Mark Rubinstein, who forever changed Wall Street, dies at 74

Mark Rubinstein, a finance professor emeritus whose work had a profound impact on Wall Street by forever changing how financial assets are created and priced, died May 9 in Tiburon, California. He was 74.

Rubinstein, who retired in 2012 after nearly 40 years on the University of California, Berkeley’s Haas School of Business faculty, was a pioneer in applying mathematical tools to financial markets. He was best known for his contributions in options pricing, as well as the development of the first Exchange Traded Fund (ETF).

Prof. Mark Rubinstein surrounded by his beloved Shakespeare in his home library in 2002 (Berkeley Haas photo)

Rubinstein was intellectually fearless and known by his students as a sincere mentor who had extraordinary passion. He was also a quintessential Renaissance man whose curiosity and love of learning led him to acquire an impressive knowledge of Shakespeare, Ancient Greek, and Roman history.

"Mark was unusually honest and open-minded,” said Prof. Terry Odean, a colleague in the Haas Finance Group. "He was one of the few people I’ve known who would actually change his opinion when confronted with new facts or a better argument."

Simplified options pricing

Rubinstein grew up in Seattle, the son of Sam and Gladys Rubinstein. After earning a bachelor’s degree at Harvard, an MBA at Stanford, and a PhD at UCLA, Rubinstein joined the Haas faculty in 1972.

His research efforts soon focused on options markets, which had just begun trading in Chicago. In 1979, working with John Cox and Stephen Ross of MIT, he developed the Cox-Ross-Rubinstein (CRR) Model, a "binomial" model for valuing a wide range of complex options. The model contributed to the growth of derivatives around the world and remains one of the most important valuation tools on Wall Street. A subsequent book, Options Markets (with John Cox), made option pricing theory accessible to a broad audience.

"His most famous contribution was in simplifying the option pricing model not only to a level that everyone could understand, but also to a point where everyone could use it effectively in the real world," said Prof. Emeritus Hayne Leland, a finance colleague who worked closely with Rubinstein.

Leland O’Brien Rubinstein’s (LOR) influence

In 1981, Rubinstein joined with Leland and Haas Adjunct Prof. John O’Brien to form Leland O’Brien Rubinstein (LOR). The firm grew rapidly, and in 1987 the three founders were named among Fortune ’s "Businessmen of the Year." LOR developed a risk-hedging algorithm called "portfolio insurance." To stem losses, the algorithm required selling when markets declined, and portfolio insurance was accused of being a major accelerant of the October 1987 crash, when the stock market fell more than 20% in a day. These events and the role of LOR are recounted in Diana Henriques’ A First-Class Catastrophe: The Road to Black Monday, the Worst Day in Wall Street History .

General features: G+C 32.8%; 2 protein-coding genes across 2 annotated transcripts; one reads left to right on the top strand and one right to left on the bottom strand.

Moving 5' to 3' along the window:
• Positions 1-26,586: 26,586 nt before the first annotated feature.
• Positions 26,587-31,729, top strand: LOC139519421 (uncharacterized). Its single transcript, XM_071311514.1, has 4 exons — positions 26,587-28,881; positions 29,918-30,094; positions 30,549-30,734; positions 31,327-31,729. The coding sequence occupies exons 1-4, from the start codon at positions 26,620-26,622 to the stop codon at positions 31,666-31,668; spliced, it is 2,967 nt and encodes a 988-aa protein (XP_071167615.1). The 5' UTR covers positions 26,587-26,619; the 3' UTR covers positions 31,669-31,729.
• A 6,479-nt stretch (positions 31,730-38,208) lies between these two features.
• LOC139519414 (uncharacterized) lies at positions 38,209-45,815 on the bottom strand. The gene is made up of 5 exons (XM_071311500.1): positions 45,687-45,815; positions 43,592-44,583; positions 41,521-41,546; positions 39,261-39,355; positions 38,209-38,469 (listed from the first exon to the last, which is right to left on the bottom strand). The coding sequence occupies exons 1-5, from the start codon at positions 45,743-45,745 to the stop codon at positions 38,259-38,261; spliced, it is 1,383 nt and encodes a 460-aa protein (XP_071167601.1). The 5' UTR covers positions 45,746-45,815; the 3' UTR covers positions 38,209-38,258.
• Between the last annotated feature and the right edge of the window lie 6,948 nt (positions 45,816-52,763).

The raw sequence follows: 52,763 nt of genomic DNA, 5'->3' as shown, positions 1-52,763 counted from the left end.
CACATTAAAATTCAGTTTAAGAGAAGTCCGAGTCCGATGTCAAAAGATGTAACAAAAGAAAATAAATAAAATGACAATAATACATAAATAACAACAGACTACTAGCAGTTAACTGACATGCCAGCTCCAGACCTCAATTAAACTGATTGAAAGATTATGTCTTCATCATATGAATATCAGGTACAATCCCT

The market eventually recovered, and the crash may have warded off a real recession by bringing stock prices back down to reality, according a later analysis. Traders today still use strategies that are roughly equivalent to portfolio insurance.

First Exchange Traded Fund

In an effort to protect investors without dynamic selling, LOR then pioneered the SuperTrust, an S&P 500-based fund that traded as a single security-which in 1992 became the first Exchange Traded Fund (ETF) in the United States. Rubinstein and Leland provided the economic arguments that convinced the SEC to give the first exemption to rules in the 1940 Investment Act that had prevented ETFs. These exemptions later became standard, and helped form the regulatory framework for what has arguably become the most important financial innovation in the last quarter century. In the years since, ETF funds’ assets have grown to more than $5 trillion globally.

Founded the Master of Financial Engineering Program

Rubinstein was elected President of the American Finance Association in 1992, and was named as the IAQF Financial Engineer of the Year in 1995. In 2001, he helped to found the Berkeley Haas Master of Financial Engineering (MFE) Program, which was the first such program in a U.S. business school and is consistently ranked #1.

MFE Program Executive Director Linda Kreitzman called Rubinstein a giant in his field. "He had a huge impact on our students’ lives and also our alumni. He was a brilliant, kind person and he’ll be deeply missed."

An avid student of history, Rubinstein examined the development of modern theories of investment in his 2006 book, A History of the Theory of Investments: My Annotated Bibliography . He continued his academic research and mentoring of doctoral students at Berkeley throughout his career, and after his retirement, continued to nurture his intellectual curiosity with research and writing on classical Greece, Rome, and the early history of Christianity.

Rubinstein is survived and dearly missed by his wife Diane, and his children Judd and Maisie.

A memorial service will be held at 1:30 p.m. on Sunday, June 9 at Fernwood Mortuary, 301 Tennessee Valley Rd., Mill Valley.


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